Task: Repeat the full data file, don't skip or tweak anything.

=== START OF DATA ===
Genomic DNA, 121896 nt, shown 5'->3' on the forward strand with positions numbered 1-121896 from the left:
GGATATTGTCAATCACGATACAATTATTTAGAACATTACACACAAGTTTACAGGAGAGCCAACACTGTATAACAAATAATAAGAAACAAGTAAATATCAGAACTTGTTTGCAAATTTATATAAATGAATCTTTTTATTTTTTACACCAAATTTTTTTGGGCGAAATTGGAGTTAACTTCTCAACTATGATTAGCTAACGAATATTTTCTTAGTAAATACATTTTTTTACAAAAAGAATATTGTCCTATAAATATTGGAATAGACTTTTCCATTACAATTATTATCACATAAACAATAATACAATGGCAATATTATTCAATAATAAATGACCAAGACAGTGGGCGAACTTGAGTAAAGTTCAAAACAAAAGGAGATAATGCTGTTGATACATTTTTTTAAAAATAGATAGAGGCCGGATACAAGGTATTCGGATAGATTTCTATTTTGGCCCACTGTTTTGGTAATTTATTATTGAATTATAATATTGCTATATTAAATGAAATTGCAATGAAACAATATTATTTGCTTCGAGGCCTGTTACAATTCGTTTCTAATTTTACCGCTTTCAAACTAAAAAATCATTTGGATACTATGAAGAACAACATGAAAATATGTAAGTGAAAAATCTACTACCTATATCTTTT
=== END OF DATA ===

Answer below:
Genomic DNA, 121896 nt, shown 5'->3' on the forward strand with positions numbered 1-121896 from the left:
GGATATTGTCAATCACGATACAATTATTTAGAACATTACACACAAGTTTACAGGAGAGCCAACACTGTATAACAAATAATAAGAAACAAGTAAATATCAGAACTTGTTTGCAAATTTATATAAATGAATCTTTTTATTTTTTACACCAAATTTTTTTGGGCGAAATTGGAGTTAACTTCTCAACTATGATTAGCTAACGAATATTTTCTTAGTAAATACATTTTTTTACAAAAAGAATATTGTCCTATAAATATTGGAATAGACTTTTCCATTACAATTATTATCACATAAACAATAATACAATGGCAATATTATTCAATAATAAATGACCAAGACAGTGGGCGAACTTGAGTAAAGTTCAAAACAAAAGGAGATAATGCTGTTGATACATTTTTTTAAAAATAGATAGAGGCCGGATACAAGGTATTCGGATAGATTTCTATTTTGGCCCACTGTTTTGGTAATTTATTATTGAATTATAATATTGCTATATTAAATGAAATTGCAATGAAACAATATTATTTGCTTCGAGGCCTGTTACAATTCGTTTCTAATTTTACCGCTTTCAAACTAAAAAATCATTTGGATACTATGAAGAACAACATGAAAATATGTAAGTGAAAAATCTACTACCTATATCTTTT